3) Typically fractures will have already been present and have proceeded through the stone due to the stress of being soaked and dried. OR on inspection you will find pin point inclusion where new fracturing promoted. Mark these inclusions with a permanent marker
4) Lightly grind to remove thin edges and any newly detected inclusions. The permanent marker will soak into the included matrix so you can see what needs to be removed.
5) Soak and dry. Anything that survives can be preformed and cut.
6) After final polish set the stone aside for 6-8 months.
7) Some light crazing may occur 6-8 months after finishing. Inspect your stones under magnification or take a very high resolution photo. Stones showing surface crazing need to go back through the polishing process and should be fine after this point.
I use wet grinding and sanding to shape the opal.
I polish with diamond paste on a belt with silicone.
Effectively I am now cutting one year and selling the next. Cut: 6-8 month inspection. Re-polish: 4-6 month inspection. No crazing;Sell. Crazing: Find another use. Makes great inlay material or aquarium gravel if your wife likes pretties for her fish.
DRYING WELO OPALS
To accelerate the drying time I use a quart Mason jar half full of silica gel desiccant. Leave the stones in the jar overnight and in most cases, the stones have returned to their original color and brightness. I’ve recently spoken to an opal customer who lives in a very humid area and his cut Welos have taken an extended time to return to their original bright colorful condition after wet cutting. His solution sounds scary, but he’s had good luck (a dozen good stones at this writing). He uses a programmable burnout oven and sets the temperature for 65-70 degrees Celsius. He programs the heating cycle to warm at 2C/minute and leaves the stone at temperature for 1 hour and then allows the stones to cool down naturally. He says his stones have dried beautifully without a problem.
CARVING WELO OPALS
If you plan to carve this opal (it carves wonderfully) and are using syringes filled with color-coded diamond paste, beware of the color staining the opal. I’ve switched to mixing my own diamond compound (1200, 3000 and 14,000 grits) with a mixture of diamond powder and clear baby oil-it’s even a bit cheaper-and it smells nice. If you’d like a thicker consistency, add a bit of Vaseline to the baby oil and stir well. Or I’ve heard that olive oil, melted bees-wax or Crisco has worked well. If the the oils penetrate into the stone, soaking the stones in Acetone overnight, after the opals are completely carved, has removed all traces of the oils.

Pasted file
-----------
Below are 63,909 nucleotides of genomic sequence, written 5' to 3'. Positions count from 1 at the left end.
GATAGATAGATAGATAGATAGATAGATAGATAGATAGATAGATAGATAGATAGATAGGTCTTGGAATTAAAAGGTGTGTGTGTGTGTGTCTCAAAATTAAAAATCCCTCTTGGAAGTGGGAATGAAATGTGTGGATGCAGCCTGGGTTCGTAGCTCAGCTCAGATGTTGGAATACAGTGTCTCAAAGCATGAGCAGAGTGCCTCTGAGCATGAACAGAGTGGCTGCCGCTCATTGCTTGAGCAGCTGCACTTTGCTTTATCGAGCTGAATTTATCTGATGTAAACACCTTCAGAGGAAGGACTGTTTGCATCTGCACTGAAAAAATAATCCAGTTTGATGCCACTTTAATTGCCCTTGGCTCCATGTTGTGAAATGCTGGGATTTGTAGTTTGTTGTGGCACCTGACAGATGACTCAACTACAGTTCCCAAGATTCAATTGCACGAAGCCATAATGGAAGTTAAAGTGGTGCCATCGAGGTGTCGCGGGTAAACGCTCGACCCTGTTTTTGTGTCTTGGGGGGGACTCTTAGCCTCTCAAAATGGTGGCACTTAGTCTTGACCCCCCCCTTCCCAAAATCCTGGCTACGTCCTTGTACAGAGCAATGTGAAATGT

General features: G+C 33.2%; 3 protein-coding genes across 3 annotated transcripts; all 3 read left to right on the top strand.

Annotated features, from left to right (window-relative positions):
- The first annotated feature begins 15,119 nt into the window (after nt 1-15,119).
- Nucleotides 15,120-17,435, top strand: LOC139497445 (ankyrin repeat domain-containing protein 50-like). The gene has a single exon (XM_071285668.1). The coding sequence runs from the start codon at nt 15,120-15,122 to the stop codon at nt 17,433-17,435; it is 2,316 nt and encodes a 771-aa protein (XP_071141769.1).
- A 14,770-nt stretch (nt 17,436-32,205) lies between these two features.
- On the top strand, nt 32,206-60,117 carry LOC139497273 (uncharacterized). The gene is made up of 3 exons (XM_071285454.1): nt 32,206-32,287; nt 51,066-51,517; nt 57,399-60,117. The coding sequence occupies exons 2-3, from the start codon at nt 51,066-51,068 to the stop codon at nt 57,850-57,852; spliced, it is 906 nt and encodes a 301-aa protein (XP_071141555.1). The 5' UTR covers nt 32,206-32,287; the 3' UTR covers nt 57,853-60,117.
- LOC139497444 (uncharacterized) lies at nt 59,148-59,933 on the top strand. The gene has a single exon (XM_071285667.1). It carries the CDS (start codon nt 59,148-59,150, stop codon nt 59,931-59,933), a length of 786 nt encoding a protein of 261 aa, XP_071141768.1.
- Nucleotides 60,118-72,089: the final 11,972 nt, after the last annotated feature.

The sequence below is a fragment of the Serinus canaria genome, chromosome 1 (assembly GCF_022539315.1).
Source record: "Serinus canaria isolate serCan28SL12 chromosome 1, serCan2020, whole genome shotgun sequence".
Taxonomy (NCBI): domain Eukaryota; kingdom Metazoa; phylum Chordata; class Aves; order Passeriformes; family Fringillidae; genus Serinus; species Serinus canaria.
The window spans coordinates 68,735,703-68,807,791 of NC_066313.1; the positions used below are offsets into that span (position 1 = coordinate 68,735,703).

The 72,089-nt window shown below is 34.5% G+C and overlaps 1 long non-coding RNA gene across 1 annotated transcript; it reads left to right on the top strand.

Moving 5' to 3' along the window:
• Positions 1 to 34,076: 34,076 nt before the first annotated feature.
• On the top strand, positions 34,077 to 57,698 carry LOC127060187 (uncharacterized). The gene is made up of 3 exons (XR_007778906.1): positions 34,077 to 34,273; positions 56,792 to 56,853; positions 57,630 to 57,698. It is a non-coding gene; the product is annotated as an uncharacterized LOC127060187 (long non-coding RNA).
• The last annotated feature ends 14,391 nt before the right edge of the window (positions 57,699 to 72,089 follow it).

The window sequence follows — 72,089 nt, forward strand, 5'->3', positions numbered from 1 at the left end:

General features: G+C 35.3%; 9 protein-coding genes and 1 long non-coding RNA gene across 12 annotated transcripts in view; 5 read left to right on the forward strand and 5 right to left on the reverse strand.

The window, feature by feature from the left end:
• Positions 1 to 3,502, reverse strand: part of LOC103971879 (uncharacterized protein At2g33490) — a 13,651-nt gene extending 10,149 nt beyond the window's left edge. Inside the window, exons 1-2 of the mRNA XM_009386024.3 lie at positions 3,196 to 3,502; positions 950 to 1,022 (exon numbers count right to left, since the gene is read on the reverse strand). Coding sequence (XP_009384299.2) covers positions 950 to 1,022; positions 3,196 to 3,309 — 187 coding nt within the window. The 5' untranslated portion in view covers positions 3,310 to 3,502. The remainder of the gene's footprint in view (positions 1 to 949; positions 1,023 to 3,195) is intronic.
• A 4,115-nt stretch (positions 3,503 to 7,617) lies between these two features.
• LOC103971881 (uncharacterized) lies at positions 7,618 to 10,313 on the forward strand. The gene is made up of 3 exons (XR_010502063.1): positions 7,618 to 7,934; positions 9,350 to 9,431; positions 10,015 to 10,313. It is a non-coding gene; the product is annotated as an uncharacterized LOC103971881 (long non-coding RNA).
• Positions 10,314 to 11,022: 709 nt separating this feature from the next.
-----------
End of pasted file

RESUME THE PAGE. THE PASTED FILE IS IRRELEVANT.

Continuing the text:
I like to carve this material using a combination of diamond/metal bonded grinding points, Cratex points (coarse, medium, fine and extra-fine) for sanding and diamond compound on bullet shaped felt points…dry. When working dry, using these techniques, you won’t have the color change problems associated with working wet. I’ve found that as long as I’m VERY careful with heat, checking the stones temp often, this opal can be successfully cut dry. But it is heat sensitive, like other opals, so care must be taken working without water. And be VERY, VERY careful of dust: which can cause silicosis, very debilitating disease. Of course, if you’re not comfortable carving Welo opal dry, water is an option.
As an aside: I really like the newer Diamond Pacific Nova Miniature Points available from several sources for carving (or the Rock Peddler). These points are diamond powder embedded in a resin and come in a variety of grits from 60grit to 50,000grit. Diamond Pacific recommends using these points with water, but using them dry (and checking often for heat) has worked well for us.
Another carving method that works well is to rough shape you opals with 320 or 400 grit metal/diamond points. They will not produce as much chipping and deep scratching as the 150 grit diamond/metal points will. Then switch to 280 grit Nova points which should clean up your work nicely, leaving a slight sheen on the carving to better show you where you still need to concentrate your carving and smoothing efforts. Continue using progressively finer stages of Nova points until you reach the pre-polish or polishing stage. Thanks to Phil Alderslade in Tasmania for this tip!